David Magnus on when human life begins

"Wherever you want to draw the line about where life begins, biology seems to suggest conception is a bad place to do it."

- Dr. David Magnus as quoted in The New Scientist

Magnus is quoted in this weeks' New Scientist feature written by Alison Motluk in reaction to a new law in South Dakota banning all abortion in that state except when a woman's life is in danger. As this law directly challenges the Constitutional jurisprudence of Roe v. Wade, the Supreme Court will inevitably become involved.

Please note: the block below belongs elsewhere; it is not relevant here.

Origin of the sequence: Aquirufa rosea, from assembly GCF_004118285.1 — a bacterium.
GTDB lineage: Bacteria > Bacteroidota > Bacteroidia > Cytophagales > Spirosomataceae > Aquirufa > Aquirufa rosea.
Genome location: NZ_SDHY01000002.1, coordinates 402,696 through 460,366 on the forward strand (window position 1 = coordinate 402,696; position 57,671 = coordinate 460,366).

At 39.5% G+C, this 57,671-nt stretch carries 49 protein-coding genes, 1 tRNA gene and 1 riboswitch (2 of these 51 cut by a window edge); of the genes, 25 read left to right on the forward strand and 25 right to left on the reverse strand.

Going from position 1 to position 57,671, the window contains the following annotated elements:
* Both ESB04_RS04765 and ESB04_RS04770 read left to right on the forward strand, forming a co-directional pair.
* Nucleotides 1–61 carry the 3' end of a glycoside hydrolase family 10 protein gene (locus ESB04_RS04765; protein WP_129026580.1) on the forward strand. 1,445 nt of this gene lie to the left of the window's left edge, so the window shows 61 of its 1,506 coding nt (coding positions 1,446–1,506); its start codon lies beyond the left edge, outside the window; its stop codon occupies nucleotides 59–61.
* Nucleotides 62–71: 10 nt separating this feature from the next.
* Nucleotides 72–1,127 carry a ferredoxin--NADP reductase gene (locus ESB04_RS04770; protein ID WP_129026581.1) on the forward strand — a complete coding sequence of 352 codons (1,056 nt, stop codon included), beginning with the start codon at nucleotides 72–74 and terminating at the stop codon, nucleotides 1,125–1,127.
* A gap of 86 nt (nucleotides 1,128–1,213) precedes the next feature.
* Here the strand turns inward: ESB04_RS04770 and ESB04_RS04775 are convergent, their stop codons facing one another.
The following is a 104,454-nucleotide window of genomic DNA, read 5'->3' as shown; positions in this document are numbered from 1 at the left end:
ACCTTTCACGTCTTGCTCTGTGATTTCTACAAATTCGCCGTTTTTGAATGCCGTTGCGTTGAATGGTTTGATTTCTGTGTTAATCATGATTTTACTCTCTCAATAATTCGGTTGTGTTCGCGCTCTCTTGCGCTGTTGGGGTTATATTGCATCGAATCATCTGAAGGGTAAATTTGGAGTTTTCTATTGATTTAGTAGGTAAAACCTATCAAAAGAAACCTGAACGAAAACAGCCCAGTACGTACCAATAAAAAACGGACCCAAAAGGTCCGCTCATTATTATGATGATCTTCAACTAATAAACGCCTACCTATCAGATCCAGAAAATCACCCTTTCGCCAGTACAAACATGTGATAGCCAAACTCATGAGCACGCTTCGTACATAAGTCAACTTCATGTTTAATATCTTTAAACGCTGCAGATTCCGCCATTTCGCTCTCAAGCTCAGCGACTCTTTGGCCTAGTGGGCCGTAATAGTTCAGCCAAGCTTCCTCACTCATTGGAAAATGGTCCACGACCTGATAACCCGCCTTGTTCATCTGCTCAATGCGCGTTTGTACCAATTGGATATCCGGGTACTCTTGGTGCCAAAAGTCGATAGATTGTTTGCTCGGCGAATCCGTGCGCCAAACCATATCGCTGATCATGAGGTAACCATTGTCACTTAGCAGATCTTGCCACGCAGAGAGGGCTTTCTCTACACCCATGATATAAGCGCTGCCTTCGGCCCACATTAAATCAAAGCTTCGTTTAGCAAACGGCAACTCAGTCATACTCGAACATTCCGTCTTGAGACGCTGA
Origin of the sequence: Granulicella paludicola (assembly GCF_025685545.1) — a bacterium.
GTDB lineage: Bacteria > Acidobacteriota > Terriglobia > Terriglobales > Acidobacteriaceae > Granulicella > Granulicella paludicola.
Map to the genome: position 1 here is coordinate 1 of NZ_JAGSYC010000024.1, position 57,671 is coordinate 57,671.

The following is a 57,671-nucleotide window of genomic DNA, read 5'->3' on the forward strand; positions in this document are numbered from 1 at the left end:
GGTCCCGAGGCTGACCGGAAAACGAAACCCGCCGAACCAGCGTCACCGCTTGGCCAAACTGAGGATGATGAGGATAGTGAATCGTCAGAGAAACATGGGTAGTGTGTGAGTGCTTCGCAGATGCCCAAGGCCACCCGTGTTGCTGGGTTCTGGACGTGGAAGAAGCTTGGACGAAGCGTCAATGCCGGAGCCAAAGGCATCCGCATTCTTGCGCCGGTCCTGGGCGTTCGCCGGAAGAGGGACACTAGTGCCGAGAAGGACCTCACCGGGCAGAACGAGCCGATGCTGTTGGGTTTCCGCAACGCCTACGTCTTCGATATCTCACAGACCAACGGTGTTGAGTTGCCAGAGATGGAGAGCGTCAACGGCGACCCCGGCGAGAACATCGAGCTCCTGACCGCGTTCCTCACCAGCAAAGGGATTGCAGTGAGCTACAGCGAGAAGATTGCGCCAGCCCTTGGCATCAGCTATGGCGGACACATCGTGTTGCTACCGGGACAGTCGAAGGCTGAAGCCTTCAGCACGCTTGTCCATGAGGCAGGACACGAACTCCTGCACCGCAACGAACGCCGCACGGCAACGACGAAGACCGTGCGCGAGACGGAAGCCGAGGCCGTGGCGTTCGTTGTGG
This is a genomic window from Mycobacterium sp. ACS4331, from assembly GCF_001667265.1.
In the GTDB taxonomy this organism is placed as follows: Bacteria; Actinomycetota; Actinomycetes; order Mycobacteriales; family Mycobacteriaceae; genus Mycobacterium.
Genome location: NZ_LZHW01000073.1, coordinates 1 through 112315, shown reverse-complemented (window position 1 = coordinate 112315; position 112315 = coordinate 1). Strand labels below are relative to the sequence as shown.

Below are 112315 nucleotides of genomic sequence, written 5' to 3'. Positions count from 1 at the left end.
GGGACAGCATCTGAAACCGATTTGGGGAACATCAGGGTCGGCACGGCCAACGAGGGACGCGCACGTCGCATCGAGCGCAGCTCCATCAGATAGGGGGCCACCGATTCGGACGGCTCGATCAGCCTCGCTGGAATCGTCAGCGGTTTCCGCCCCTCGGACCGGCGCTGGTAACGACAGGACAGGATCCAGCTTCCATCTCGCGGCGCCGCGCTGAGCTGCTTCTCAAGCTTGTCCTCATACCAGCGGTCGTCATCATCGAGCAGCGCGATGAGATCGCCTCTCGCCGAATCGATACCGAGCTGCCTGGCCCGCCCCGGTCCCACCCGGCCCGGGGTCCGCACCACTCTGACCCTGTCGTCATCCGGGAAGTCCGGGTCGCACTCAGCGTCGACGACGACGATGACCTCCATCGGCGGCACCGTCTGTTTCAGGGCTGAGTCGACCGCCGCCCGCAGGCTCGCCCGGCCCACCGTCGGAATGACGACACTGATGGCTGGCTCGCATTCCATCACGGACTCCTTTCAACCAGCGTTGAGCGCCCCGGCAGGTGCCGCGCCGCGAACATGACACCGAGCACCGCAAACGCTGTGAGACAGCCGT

Magnus, co-director of the Stanford Center for Biomedical Ethics, cites epigenetics (post-conception genetic reprogramming), identical twins who split off after conception, and the frequency of natural miscarriages as examples of why defining 'life' at conception is flawed. The rest of the article, which you can read here with a subscription, analyzes the other scientific claims used by the South Dakota task force to justify the new law, such as that abortion is bad for a woman's mental health.